The key to creating an interactive Google Sheets App is using sidebars to present the user with a GUI. I had never programmed sidebars before but have seen them used a lot including many Google Sheets Addons. After another night of reading documentation and programming, I eventually figured it out. Behind the scenes, a sidebar is simply an HTML template with form elements that are configured to execute Google Apps functions. This gives you enormous flexibility both in terms of layout as well as functionality, pretty cool.
The system worked fairly well, and the vast majority of participants got their Zoom links quickly and in ample time. Last minute changes in workshop preferences were dealt with relative ease. It took less than a minute to review new workshop requests, validate them, and run the registration script. A small number of participants had recurring hiccups due primarily to problems on their end including, i) registering with multiple email address despite being told repeatedly not to do so, ii) making typos in their email addresses (shockingly common), or iii) failing to take the recommended steps to prevent Zoom confirmation emails getting flagged as spam. Our phenomenal PSU staff were the frontline dealing with questions about Zoom; but I intercepted many of these issues by first flagging problematic entries with conditional formatting rules on the Google Sheet, and then investigating them on a case-by-case basis.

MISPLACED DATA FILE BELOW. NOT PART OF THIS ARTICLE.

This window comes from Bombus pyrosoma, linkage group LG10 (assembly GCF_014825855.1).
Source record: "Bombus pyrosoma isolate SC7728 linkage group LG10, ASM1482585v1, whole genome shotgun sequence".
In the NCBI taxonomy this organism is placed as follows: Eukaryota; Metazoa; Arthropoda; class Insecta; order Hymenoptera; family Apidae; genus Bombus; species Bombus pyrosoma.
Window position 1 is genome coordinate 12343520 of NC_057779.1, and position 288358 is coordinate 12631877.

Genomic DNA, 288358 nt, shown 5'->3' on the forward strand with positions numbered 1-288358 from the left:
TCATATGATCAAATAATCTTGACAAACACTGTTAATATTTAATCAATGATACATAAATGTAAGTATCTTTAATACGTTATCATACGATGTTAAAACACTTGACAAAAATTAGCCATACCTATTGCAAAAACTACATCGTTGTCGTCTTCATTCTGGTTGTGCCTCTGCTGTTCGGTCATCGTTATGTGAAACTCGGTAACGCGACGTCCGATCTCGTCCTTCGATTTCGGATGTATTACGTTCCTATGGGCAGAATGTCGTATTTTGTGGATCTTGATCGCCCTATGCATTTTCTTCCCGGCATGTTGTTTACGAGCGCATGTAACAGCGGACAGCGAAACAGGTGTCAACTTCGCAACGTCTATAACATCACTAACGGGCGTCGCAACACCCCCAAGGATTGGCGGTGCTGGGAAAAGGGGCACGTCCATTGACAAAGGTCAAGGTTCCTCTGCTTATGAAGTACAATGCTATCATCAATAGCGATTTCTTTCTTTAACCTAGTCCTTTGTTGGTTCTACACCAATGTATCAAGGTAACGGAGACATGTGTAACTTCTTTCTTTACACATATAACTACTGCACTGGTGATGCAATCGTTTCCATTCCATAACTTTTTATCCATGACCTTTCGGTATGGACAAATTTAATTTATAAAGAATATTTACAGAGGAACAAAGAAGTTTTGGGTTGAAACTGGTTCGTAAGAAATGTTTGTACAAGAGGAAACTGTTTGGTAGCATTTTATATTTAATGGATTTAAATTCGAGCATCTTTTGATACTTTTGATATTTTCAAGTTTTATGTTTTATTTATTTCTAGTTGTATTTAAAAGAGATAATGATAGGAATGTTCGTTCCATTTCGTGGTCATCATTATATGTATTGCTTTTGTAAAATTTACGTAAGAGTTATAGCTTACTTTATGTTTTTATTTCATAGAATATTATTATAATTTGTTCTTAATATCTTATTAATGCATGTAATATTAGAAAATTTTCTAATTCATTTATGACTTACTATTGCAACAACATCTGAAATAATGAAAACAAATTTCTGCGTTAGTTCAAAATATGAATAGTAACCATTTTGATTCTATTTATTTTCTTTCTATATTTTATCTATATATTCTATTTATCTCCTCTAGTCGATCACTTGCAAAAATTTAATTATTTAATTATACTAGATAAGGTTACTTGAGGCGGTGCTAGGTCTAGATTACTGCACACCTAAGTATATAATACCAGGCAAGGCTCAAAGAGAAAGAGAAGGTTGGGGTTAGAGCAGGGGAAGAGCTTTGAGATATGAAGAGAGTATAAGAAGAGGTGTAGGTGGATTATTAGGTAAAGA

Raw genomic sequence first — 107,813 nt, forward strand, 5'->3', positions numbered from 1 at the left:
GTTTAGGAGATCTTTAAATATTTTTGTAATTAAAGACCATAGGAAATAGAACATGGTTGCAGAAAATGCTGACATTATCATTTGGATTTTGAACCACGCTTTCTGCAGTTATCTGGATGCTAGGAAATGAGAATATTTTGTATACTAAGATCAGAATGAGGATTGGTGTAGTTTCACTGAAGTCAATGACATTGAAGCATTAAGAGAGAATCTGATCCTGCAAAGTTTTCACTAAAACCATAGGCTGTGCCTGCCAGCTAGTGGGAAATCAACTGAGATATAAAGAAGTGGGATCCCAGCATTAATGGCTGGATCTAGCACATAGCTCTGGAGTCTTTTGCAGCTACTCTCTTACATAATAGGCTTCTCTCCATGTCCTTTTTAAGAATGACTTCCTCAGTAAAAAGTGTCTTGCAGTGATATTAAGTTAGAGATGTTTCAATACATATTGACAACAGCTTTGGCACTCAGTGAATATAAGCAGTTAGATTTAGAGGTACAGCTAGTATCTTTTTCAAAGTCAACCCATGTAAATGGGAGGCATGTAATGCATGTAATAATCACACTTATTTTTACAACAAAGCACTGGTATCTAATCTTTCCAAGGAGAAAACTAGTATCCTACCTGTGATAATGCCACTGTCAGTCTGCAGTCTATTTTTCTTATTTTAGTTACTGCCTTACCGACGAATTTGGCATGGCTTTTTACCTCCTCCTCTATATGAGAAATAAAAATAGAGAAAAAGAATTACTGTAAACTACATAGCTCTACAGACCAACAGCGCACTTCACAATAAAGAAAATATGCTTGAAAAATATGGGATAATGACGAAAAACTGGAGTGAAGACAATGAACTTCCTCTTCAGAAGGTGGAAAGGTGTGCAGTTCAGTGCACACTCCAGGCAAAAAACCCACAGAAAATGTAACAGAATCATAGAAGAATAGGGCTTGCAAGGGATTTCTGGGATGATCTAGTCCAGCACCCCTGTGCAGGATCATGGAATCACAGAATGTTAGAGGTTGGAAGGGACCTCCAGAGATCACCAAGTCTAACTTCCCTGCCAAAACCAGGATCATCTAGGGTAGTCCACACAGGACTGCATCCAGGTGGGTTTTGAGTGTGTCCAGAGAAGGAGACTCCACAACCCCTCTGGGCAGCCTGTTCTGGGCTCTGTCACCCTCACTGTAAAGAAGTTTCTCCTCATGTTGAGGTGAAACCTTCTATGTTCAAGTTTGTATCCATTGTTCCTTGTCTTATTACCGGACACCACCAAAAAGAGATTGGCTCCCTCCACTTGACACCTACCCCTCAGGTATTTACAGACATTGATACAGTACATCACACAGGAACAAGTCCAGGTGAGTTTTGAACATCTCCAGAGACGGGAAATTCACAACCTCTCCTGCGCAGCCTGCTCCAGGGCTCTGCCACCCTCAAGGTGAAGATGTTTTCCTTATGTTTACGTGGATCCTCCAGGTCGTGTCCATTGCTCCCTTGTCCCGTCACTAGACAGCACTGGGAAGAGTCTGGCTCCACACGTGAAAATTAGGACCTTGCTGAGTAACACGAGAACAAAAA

Other features for the Zoom Dashboard that I ran out of time to implement included writing a script that would extract a participant's individual Zoom links for multiple meetings and send them in a single email. That would be extremely useful for an event like ours with so many sessions. I also had plans to write an auto-reminder email for Zoom meetings, another feature that Zoom only provides for Webinar licenses but can be done via the API.